Nominated as Best Foreign Film at the Academy Awards and awarded the Grand Jury Prize at the Cannes Film Festival, Gomorrah chronicles the violent activities of the Camorra, or “the System,” the sprawling crime syndicate in Naples and surrounding provinces. The film, directed by Matteo Garrone, is based on a 2006 book by Roberto Saviano, which was a best seller in Italy.
How did he do it? Open those good hands, spread his five fingers wide to receive the blunt nails? Hear the crack of bone, delicate wingwork of phalanx and carpal? Hang the weight of his whole self from those soft clay doves and trust them to hold? To hold?
They flutter light. Brush against the good wood. His mother’s eye catches, watches as she used to watch beside her dreaming child those white birds of paradise gently reach for some thing lost, some thing left behind, a kingdom he saw about to come.
The entrancing animated feature Coraline, faithfully adapted by Henry Selick from Neil Gaiman’s marvelous children’s novel, is an Alice in Wonderland story. The feisty, sharp-witted Coraline (voiced by today’s busiest child actor, Dakota Fanning) finds an alternate world behind a locked door in her apartment building.
New inventions often result in new words, or neologisms. Radar, for instance, emerged as an acronym for a “radio detection and ranging” device. Cultural developments also evoke new words and phrases, such as cyberspace (originating from science fiction), soccer mom (from the world of politics) or prequel (from movies and pop culture).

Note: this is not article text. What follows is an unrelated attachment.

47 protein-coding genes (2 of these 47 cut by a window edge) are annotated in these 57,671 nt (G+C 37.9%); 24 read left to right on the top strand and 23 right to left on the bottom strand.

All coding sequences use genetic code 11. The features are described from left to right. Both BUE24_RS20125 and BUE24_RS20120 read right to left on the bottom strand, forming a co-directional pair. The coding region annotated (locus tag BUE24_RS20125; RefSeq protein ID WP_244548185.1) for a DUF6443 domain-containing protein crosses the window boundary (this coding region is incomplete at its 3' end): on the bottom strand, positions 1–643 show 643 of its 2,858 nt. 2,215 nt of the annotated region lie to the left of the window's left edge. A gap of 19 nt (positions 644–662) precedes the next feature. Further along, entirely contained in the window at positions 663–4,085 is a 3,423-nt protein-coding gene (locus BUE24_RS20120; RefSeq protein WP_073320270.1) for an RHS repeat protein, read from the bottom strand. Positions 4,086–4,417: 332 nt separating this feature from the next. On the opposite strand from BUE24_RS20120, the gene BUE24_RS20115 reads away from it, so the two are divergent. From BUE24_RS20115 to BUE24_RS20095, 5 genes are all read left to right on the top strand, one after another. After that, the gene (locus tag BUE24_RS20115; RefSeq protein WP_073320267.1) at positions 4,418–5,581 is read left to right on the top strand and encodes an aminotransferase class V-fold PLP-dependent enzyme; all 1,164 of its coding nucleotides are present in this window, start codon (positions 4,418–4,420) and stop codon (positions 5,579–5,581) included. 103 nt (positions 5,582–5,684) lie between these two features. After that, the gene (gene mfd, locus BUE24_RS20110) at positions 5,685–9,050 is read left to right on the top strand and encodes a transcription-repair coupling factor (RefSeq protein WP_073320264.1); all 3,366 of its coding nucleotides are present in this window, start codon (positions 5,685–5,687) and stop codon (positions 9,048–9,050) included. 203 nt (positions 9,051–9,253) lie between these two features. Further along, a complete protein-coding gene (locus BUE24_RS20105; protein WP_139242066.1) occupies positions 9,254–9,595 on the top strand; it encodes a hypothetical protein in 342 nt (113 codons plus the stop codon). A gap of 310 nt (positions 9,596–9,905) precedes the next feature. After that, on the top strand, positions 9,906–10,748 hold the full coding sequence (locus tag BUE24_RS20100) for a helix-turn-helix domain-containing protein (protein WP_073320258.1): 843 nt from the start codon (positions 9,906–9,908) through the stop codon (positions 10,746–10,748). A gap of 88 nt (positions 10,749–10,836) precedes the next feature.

Let there be light! A flash, a bolt, a brilliant blaze that puts the kibosh on chaos. Let light shine on width, breadth, depth, a dazzle to illuminate all matter everywhere. Let it glint gloriously off ocean wave, sea swell, a brooklet’s little ripples.
Let fish rejoice in it fantastically, the fur of fox, cat, cougar, coyote be haloed. Let light’s hot pulse pull prairie grass, kinnikinnik up, up to verdant growth, turn grain from green to gold. In every garden everywhere let peonies, nasturtiums and
preposterous begonias unfold. Let every butterfly, bat, bird bathe in radiance. Let it pour mornings into breakfast bowls, fill empty cups to overflowing. At evening let light’s long plumes linger: violet and vivid on every atom of creation.
When darkness closes in, shrouding the valley floor, let sky be spangled still, lit with the glow of meteors, the murky milky way, the white hot stars. O Light of life, Light of the wobbling world: your splendor does not tarnish,
will not be overcome by random avalanche, smart missile, guns, flood, smoke of forest fire. Your warmth will melt the iron grip of fear. A stone-cold guarded grave can never hold you.
Patients at the Maple City Health Care Center in Goshen, Indiana, have a new way to pay for medical services. They can join Martha’s Gift program, which knits blankets for babies in the community, and receive a credit against their bill. The knitting happens in a group setting in which people joke, laugh, and share their lives. The center serves low-income people and the uninsured. It has a sliding scale payment plan, but offers community service projects as another way to pay off bills. The knitting program not only makes health care more affordable but counters the isolation that often accompanies illness (Elkhart Truth, December 31).